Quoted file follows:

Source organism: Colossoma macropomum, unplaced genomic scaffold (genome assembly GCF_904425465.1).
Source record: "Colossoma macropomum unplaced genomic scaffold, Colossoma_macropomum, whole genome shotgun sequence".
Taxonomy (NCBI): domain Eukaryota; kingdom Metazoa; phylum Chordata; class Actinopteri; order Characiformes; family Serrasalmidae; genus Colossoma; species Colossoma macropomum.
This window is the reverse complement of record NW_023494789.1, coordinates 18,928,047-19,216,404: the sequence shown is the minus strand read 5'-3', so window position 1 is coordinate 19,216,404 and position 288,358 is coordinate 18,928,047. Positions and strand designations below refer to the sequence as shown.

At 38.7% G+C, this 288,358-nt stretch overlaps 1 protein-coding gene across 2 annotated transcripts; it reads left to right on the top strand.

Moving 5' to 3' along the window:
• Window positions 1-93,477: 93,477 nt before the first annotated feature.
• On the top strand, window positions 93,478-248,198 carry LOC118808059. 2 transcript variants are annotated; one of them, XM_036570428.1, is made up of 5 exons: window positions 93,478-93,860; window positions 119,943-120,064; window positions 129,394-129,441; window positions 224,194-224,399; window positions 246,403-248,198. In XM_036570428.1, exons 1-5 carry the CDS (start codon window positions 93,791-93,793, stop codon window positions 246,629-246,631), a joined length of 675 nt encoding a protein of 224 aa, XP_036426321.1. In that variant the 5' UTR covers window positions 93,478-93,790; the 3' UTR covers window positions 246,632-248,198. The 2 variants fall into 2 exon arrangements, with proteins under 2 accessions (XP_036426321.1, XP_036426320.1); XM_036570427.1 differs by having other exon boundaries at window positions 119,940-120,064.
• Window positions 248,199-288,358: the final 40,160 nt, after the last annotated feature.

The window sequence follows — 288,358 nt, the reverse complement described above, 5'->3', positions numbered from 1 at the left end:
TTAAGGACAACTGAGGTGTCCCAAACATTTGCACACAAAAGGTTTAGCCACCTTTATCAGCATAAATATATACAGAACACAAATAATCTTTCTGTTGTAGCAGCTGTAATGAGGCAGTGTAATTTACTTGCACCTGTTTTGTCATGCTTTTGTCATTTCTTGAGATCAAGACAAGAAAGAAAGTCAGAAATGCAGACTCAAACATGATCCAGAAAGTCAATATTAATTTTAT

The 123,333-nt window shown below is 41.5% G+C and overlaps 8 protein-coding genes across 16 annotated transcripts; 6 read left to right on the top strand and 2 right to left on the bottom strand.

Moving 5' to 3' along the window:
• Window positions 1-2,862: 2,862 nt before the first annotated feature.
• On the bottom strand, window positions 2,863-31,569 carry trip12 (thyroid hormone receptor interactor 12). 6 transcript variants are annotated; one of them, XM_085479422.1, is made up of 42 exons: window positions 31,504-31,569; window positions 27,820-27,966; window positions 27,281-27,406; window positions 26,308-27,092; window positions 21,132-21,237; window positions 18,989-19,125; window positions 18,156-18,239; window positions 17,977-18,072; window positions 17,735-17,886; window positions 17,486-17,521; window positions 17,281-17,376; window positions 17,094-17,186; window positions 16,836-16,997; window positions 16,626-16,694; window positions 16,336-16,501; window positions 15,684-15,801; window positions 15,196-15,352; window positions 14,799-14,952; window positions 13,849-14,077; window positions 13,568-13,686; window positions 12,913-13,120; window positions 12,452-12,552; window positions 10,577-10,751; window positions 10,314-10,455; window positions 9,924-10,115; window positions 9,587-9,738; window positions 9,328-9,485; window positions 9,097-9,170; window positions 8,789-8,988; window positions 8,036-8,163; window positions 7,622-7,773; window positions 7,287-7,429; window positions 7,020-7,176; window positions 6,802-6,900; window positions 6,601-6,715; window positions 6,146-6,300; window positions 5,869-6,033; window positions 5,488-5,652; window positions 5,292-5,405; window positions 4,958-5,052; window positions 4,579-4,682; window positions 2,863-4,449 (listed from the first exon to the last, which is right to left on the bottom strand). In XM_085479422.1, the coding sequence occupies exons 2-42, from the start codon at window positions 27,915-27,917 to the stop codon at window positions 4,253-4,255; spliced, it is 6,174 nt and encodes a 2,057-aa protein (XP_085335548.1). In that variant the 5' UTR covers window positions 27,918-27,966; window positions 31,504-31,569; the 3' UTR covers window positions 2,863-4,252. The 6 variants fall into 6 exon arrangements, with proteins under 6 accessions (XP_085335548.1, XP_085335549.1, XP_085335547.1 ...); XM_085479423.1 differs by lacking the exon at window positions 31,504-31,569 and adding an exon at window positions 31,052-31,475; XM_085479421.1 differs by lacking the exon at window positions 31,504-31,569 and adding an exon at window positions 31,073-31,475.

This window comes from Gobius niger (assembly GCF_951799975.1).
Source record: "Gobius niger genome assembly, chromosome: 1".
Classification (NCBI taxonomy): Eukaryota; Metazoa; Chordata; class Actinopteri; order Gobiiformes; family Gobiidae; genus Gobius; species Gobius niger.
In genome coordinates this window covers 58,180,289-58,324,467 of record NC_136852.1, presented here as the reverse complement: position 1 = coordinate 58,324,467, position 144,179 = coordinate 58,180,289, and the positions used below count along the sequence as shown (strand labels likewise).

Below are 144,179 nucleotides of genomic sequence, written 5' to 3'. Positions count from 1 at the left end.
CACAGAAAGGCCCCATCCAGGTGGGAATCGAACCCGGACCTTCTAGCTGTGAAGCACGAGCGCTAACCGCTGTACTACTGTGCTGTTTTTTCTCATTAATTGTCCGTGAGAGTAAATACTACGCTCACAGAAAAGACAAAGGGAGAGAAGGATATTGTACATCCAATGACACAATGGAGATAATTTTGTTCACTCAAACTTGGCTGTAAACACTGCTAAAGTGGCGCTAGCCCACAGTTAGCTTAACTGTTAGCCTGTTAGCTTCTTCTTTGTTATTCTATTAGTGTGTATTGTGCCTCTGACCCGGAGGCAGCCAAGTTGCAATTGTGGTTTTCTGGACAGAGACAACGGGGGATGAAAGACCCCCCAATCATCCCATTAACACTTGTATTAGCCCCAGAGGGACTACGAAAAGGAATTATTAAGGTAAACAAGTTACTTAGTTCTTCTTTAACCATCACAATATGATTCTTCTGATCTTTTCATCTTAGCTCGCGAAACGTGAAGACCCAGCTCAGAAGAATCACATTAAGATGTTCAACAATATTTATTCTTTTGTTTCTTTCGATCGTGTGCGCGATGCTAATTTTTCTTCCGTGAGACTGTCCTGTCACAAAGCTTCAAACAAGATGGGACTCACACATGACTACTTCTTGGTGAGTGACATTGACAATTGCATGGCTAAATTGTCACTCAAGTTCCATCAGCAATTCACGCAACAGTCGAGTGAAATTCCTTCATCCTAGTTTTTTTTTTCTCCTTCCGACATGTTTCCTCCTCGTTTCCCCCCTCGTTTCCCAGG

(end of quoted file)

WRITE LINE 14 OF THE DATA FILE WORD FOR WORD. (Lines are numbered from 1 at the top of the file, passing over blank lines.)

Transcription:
• Window positions 1-2,862: 2,862 nt before the first annotated feature.